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Abraham rides a wave of worshipful fans with vaporizers

Fucked Up at Fortune Sound Club, Vancouver, July 20 2011. Ashley Tanasiychuk photo

Fucked Up at Fortune Sound Club, Vancouver, July 20 2011. Will they make the long list? Ashley Tanasiychuk photo

Review – Fucked Up at Fortune Sound Club, Vancouver, Aug 15 2014

– by Thalia Stopa

A few melodic chords and a guitar squeal signaled the beginning of Fucked Up’s set. In anticipation, the audience had taken their positions up front or braced themselves behind the invisible two-foot buffer separating the inevitable mosh pit.

For the Toronto punk band Friday night show at Fortune Sound Club, the mostly young male fans came out in droves, seemingly dressed up in their finest band t-shirts (Baptists and Living Eyes, to name a couple). However, by the band’s third song of the night, singer Damien Abraham had removed his hat and shirt, and several sweaty moshing audience members quickly followed suit.

On tour to support this summer’s release, Glass Boys, the six-member melodic hardcore band kicked off the West Coast leg on a high note, in more than one sense of the word. Among his several shout-outs over the course of their hour-long musical tour de force, Damien thanked “Al the Alchemist” for hooking him up and enabling his relatively new-found love of weed. Marijuana was apparently responsible for Abraham’s recent weight loss and good mood. Looking svelte and sporadically bulging one eye or breaking into a Joker-esque toothy grin, the combined high of the drug and the large enthusiastic crowd of supporters softened the emotional blow of leaving his wife and kids on the East Coast, Abraham admitted.

Fucked Up’s attitude was as riotous and wild as it was intelligent and articulate. It didn’t take more than a couple of songs to transform the nightclub into a moshing madhouse. These included the catchy “Queen of Hearts” from David Comes to Life, which featured bassist Sandy Miranda‘s twee vocals in contrast with Abraham’s hoarse but powerful shout. In addition to its newer material, the band played several songs off of that 2011 concept album, including “Turn the Season” and “The Other Shoe”. Abraham took a breather to preach body acceptance before launching into the much-loved single “I Hate Summer”. True or not, the audience chanted along with the anthemic chorus.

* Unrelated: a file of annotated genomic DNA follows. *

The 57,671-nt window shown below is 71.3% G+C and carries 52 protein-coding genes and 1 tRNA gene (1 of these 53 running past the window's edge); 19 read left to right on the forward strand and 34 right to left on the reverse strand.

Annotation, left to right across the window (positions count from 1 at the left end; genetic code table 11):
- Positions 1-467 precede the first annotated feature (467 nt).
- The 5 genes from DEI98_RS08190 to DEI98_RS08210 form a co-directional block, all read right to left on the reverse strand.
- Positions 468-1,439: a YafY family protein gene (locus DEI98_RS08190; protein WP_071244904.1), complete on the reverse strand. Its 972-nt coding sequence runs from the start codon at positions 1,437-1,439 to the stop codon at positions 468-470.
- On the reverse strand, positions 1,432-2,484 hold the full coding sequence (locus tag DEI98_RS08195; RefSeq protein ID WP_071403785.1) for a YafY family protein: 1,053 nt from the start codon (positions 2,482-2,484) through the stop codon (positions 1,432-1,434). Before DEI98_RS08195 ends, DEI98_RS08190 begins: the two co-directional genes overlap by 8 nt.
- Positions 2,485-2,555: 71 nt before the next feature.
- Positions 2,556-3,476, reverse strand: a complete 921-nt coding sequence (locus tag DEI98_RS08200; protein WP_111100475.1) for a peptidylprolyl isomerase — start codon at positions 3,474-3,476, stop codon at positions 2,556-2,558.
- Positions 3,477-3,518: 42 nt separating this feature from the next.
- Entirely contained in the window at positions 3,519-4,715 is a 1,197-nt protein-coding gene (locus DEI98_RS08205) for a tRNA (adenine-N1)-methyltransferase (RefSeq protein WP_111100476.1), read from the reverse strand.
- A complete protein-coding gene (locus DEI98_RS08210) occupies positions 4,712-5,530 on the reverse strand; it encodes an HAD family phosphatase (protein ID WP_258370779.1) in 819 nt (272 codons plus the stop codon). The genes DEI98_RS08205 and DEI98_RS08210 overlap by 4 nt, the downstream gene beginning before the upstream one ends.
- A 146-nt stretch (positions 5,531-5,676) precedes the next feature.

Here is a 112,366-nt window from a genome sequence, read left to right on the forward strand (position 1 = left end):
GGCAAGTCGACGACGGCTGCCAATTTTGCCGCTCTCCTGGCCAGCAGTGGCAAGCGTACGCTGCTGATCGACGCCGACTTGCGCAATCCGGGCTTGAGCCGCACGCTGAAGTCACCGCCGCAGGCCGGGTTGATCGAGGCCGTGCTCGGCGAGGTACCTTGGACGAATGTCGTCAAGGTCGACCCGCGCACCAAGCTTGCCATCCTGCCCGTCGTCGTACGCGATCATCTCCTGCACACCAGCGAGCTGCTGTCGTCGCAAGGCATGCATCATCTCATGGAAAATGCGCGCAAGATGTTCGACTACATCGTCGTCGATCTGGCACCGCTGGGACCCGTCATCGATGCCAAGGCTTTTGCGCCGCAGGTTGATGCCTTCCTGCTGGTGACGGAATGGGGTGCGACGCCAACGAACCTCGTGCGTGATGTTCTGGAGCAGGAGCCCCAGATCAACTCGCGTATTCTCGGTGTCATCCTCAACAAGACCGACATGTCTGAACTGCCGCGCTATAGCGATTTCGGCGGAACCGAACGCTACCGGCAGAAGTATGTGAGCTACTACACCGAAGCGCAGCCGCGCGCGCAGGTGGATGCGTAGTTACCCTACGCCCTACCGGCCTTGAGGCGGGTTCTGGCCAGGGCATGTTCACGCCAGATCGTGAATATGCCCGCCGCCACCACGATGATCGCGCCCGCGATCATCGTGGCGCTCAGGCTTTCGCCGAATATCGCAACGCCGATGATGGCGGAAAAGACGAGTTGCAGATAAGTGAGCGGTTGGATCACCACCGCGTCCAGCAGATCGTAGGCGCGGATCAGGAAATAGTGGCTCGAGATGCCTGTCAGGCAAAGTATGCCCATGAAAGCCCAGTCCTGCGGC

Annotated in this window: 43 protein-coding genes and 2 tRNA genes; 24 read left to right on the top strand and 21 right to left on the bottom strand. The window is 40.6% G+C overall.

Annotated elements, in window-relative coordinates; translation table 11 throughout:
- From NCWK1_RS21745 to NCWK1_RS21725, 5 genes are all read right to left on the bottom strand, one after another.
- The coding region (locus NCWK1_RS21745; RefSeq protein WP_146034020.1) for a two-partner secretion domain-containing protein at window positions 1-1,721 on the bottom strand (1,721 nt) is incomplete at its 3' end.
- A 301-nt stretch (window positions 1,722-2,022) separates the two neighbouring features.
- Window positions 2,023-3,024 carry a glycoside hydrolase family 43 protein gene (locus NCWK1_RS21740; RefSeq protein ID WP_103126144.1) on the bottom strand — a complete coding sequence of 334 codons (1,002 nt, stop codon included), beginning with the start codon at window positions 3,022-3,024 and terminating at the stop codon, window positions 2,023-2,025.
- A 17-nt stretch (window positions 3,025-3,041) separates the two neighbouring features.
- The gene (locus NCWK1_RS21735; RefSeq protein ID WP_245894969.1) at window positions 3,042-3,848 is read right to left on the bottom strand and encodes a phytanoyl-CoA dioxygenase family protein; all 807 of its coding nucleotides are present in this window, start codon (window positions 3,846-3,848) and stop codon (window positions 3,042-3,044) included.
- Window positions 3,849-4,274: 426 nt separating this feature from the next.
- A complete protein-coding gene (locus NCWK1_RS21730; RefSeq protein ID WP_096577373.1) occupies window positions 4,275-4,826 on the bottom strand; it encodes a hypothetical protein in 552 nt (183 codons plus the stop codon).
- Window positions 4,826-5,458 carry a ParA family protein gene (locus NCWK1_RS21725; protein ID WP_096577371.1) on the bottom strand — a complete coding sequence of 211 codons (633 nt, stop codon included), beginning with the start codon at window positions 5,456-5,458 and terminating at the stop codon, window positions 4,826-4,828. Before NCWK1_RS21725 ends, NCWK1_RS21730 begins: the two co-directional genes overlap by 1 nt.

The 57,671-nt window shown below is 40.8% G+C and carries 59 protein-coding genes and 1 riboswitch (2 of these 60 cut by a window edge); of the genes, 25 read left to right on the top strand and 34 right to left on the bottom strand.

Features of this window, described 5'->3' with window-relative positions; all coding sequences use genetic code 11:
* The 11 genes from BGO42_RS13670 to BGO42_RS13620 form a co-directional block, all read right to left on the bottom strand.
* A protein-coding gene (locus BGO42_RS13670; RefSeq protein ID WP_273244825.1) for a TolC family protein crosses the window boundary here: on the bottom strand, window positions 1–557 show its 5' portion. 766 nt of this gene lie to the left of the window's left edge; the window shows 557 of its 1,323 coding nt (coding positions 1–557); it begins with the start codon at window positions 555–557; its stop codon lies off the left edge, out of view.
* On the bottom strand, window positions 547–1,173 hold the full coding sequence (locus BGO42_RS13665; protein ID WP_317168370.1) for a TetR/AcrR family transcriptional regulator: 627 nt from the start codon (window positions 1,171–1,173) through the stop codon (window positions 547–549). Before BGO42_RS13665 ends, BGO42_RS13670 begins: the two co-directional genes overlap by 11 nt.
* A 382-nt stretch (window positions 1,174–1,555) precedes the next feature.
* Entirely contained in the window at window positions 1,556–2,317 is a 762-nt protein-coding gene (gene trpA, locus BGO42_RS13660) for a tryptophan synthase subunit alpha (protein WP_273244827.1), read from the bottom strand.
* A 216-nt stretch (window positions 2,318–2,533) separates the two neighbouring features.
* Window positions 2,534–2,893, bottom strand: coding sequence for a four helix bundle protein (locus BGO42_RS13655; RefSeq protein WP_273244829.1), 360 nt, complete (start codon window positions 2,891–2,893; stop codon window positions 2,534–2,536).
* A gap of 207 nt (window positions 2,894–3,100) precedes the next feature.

Abraham voiced his political beliefs a few times over the course of the night, but not without graciously acknowledging his relatively small and privileged soapbox role. The singer humbly expressed his appreciation for the people who actually take political action and don’t “just talk about it.” Simultaneously the singer was the unwitting participant of a crude photo-op that involved one male fan grabbing his ankles and flicking his tongue at the singer’s crotch. Abraham kept the sexual debauchery to a minimum though, and refused full nudity based on a previous experience that didn’t end well. However he wasn’t shy to take a toke from a fan’s vaporizer, or to admit to a glutinous yen for a 24-hour all-you-can-eat sushi spot that Vancouver was sorely lacking.

The rowdy, safety-defying antics and overall magnetism of the moshpit increased over the course of the night, attracting and pulling audience members into the eye of its storm. However, Abraham was indisputably the nucleus of Fucked Up’s show, performing and shout-singing with enviable energy and stamina. All the while the band, including guitarists Mike Haliechuck, Josh Zucker and Ben Cook, drummer Jonah Falco and Miranda – were an impenetrable army on the stage, assaulting the audience with their lush sonic blast.

Abraham was the only one to break rank to dive off and join the audience. At one point he climbed and repositioned himself on a low wall beside the stage to belt out a song. He ploughed through the pit, while the audience lifted and lovingly guided his microphone chord, and returned to the stage with half its length wrapped around his head. The stage theatrics and his attention to the audience, combined with his sense of humor, strong opinions and muscular vocals, added up to a rare treat. There has been no other any singular musician I have seen in recent memory who possessed more than a couple of those traits, which may well explain the audience’s flagrant admiration and near-worshipful reaction to the singer. And I can’t think of another band that can, with complete genuineness, sing about bashing the police in the face (“Police”) and at the same time give genuine thanks to a hosting venue that ID’d its entrants no less than three times.

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